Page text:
Food + Drink

What’s In Season in Ohio: July

Erika Rapp of Registry Bistro in Toledo and Ben Bebenroth of Spice Kitchen + Bar in Cleveland share their insight into July's prime produce.


What's in Season: Asparagus • Beans • Beets • Blackberries • Blueberries • Broccoli • Cabbage • Cantaloupe • Carrots • Collards • Cucumbers • Eggplant • Endive • Escarole • Kale • Leeks • Leafy Lettuce • Mustard Greens • Onions • Peaches • Peas • Peppers • Potatoes • Radishes • Raspberries • Rhubarb • Spinach • Strawberries • Summer Squash • Tomatoes • Turnip Greens

Beets: When people tell Ben Bebenroth they don’t like beets, he’s quick to counter: “You don’t like what somebody did to beets.” Aversions to the sweet root (which grows in red, gold, and striped varieties) can be easily righted, and the chef and owner of Spice Kitchen + Bar in Cleveland as well as the restaurant’s farm, Spice Acres, loves to change people’s minds. One of Bebenroth’s favorite preparations requires no cooking at all. “If you shred raw beets up into a salad with some fresh apples and shallots and hickory nuts and spinach, and then dress them with a little bit of mustard and vinegar and honey, you have no issue with beets.”

Blueberries: When they take on their deep blue hue, blueberries are perfect for pies and desserts. But chef Erika Rapp of Registry Bistro in Toledo likes to incorporate greener berries into savory dishes. “When they’re fresh, blueberries have a greenness to them that can walk the line between sweet and savory,” she says. “I love pickling them and incorporating them into dishes like pork tenderloin or grilled duck. They hold their plump crispness.” She recommends simmering a simple brine of two parts water, one part vinegar, allspice, bay leaf, coriander seed and ginger, cooling it, and pouring over clean berries that then sit overnight. 

Tomatoes: As heirloom varieties become more available, uses for tomatoes have exceeded the saucepot and the salsa jar. As soon as their color deepens, Bebenroth picks cherry tomatoes for bright salads, mixing in fresh herbs for color and taste. With neon-orange, super-sweet Sungolds, he’ll toss minced red onion, fresh basil and mint, and a few sprigs of lavender, all dressed with fruit or herb vinegar. “We’re looking at the subtleties of accenting a Sungold, because they’re so delicate and so sweet on their own,” he says, adding that they can’t stand up to aged balsamic or honey. “It needs that floral note.”

Broccoli: There’s a lot more to a head of broccoli than you think. “A broccoli plant has leaves, it has a big stalk, it has these crowns of unopened flower buds,” Bebenroth explains. “The stalk is awesome. You can pickle it. You can eat it like water chestnuts in a salad. You can ferment it ... and it’s killer for broccoli cheddar soup.” At Spice Kitchen + Bar, he and his crew blend peeled broccoli stems into a puree with cheese, topping the bowl with a dukkah, or spiced ground nut mixture. “We like to add a puree of blanched spinach and scallions into it to brighten it up and make it green,” Bebenroth says.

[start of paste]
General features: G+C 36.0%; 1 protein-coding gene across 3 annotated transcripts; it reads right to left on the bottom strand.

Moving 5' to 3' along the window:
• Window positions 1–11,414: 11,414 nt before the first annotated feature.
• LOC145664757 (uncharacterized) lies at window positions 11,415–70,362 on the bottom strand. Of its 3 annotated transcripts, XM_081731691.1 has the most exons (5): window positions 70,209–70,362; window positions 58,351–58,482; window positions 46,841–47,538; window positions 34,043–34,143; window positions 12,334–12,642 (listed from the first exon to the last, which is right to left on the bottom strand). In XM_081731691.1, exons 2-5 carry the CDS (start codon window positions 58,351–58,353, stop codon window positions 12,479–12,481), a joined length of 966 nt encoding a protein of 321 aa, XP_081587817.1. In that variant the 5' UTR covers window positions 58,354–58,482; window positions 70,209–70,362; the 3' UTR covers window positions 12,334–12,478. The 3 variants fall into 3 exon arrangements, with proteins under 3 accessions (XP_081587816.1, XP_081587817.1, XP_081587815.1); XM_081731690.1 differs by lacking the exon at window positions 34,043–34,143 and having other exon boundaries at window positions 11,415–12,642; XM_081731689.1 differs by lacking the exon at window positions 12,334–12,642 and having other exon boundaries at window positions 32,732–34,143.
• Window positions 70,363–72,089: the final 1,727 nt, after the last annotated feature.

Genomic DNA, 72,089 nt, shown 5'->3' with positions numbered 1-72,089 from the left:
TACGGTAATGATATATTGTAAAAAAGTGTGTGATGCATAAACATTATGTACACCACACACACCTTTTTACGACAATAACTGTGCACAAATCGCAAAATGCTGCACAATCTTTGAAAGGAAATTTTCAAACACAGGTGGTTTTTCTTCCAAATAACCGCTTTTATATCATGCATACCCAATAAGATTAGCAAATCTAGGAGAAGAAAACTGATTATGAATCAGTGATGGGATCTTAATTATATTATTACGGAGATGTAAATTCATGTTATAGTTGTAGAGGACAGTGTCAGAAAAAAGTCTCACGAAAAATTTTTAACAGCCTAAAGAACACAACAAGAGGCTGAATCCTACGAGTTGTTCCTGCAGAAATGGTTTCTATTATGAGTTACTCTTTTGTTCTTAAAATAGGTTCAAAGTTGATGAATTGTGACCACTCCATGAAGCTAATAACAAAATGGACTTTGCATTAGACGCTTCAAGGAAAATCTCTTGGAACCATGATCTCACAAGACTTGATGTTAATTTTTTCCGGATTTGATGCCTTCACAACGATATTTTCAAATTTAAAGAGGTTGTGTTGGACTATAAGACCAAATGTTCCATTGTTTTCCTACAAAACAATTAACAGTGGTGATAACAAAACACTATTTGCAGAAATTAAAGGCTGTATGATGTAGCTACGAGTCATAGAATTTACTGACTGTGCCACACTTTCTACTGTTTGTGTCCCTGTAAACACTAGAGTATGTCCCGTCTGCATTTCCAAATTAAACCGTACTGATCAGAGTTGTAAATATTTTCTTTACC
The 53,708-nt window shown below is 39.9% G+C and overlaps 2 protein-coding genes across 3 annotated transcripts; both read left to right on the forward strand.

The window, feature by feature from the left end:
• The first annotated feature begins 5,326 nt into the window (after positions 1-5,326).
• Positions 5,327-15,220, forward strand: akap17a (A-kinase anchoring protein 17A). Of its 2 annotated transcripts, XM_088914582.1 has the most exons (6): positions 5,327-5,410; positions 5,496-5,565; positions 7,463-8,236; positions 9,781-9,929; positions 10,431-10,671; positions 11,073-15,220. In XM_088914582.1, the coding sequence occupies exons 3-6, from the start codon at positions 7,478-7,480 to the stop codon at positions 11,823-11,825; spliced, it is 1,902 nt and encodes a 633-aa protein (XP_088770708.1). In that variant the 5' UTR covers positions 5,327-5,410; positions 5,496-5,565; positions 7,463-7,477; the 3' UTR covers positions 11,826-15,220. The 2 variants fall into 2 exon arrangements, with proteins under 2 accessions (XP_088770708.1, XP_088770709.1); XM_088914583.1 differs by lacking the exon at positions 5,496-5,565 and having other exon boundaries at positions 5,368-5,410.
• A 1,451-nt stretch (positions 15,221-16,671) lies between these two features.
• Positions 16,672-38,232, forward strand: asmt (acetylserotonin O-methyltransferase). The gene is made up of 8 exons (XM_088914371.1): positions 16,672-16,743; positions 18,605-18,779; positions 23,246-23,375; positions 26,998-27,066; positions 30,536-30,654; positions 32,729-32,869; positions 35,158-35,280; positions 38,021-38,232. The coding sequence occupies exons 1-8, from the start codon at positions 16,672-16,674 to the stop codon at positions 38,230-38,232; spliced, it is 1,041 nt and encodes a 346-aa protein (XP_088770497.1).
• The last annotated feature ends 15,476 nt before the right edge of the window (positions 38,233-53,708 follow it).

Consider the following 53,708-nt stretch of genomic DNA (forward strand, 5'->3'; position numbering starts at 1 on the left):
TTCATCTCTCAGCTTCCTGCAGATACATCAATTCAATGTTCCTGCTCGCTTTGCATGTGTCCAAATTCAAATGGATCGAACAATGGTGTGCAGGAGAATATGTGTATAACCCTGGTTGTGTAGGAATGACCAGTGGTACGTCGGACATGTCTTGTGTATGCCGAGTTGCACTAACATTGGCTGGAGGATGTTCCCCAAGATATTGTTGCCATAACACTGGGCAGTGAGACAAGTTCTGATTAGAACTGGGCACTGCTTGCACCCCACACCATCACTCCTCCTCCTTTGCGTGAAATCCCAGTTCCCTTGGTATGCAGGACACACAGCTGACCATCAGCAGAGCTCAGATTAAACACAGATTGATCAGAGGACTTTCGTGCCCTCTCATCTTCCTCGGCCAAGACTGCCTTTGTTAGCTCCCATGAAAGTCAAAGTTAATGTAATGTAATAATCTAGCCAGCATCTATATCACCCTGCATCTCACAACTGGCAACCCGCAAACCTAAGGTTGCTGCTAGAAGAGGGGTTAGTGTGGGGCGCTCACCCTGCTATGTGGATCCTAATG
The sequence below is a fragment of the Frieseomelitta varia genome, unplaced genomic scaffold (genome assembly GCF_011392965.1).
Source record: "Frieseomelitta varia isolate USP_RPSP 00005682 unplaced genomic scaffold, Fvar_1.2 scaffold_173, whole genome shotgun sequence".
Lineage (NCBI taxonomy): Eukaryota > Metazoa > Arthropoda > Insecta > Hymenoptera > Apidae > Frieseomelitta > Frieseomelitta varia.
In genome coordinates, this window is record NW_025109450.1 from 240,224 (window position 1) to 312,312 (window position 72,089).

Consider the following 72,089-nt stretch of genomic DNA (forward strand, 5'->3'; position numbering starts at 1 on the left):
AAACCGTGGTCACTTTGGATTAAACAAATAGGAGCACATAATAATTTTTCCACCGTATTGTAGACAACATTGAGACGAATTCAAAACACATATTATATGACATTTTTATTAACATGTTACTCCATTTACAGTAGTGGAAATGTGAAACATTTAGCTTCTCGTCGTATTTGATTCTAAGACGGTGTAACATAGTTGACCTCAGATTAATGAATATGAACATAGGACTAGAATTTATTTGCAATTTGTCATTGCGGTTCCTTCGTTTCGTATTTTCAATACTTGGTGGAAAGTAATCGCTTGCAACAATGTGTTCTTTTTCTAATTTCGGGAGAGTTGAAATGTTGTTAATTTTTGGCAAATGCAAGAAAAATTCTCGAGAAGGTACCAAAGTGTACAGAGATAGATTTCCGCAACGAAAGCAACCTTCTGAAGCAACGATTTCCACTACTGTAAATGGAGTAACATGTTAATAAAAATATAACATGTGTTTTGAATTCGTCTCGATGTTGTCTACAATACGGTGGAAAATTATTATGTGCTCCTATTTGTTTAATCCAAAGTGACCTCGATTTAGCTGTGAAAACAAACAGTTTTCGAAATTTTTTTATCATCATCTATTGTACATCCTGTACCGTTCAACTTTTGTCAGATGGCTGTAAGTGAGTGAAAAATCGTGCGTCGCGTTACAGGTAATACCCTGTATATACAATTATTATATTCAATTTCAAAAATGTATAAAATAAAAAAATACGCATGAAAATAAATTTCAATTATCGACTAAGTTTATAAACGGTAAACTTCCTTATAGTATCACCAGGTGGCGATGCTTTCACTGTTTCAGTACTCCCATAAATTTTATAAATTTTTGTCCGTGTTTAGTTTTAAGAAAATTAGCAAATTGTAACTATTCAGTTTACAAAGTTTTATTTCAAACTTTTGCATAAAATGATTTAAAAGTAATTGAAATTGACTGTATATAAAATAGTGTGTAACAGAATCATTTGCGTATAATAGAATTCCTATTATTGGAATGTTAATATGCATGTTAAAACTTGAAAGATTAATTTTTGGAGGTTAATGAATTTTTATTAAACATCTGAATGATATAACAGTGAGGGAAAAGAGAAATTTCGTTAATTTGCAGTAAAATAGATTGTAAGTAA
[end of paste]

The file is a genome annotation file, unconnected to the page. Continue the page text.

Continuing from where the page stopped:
Blackberries: Like their blue cousins, blackberries are a summertime pie-filling standby, seeds and all. But in other uses, such as sauces, Rapp generally eschews the seeds. “Cooked blackberries have a different flavor than fresh,” she says. “They become sweeter and richer and make a great sauce for venison or pork. I cook them down, then puree and push through a [strainer]. Once pureed, air gets in and makes the sauce lighter. So if you add it back to the stove and simmer slowly, that gets rid of the little bubbles and the sauce reduces and becomes rich again.” 

Peas: Servers and chefs at Registry Bistro all help separate these sweet green jewels from their fibrous shells. “It’s become a group project, a cathartic experience. We stand around and shuck peas,” says Rapp. She recommends blanching peas in boiling water (in small batches) and then plunging them into ice water as soon as their color pops (less than a minute). “It makes them more vibrant, brightens them up before you continue cooking with them.” Rapp’s favorite use is as a sauce alternative. “I use peas to make fresh, bright green purees, served with fish or chicken. It acts like a sauce, but it’s not heavy.” 

Tomato Herb Salad

Sungold Tomato and Herb Salad | Serves 4 
Courtesy of Ben Bebenroth, Spice Kitchen + Bar

1 quart Sungold cherry tomatoes
1/4 cup red onion, minced
12 basil leaves
6 mint leaves
6 lavender leaves
1/2 teaspoon fine sea salt
1 1/2 to 2 tablespoons fruit vinegar
6 to 10 grinds black pepper
1 tablespoon sunflower oil
1 chili pepper (Thai bird or serrano), thinly sliced (include seeds for heat)
1 tablespoon honey

Cut tomatoes in half. Tear and bruise herbs. Combine all ingredients and let sit at room temperature for 2 to 6 hours to allow flavors to marry. Do not refrigerate. Serve at room temperature.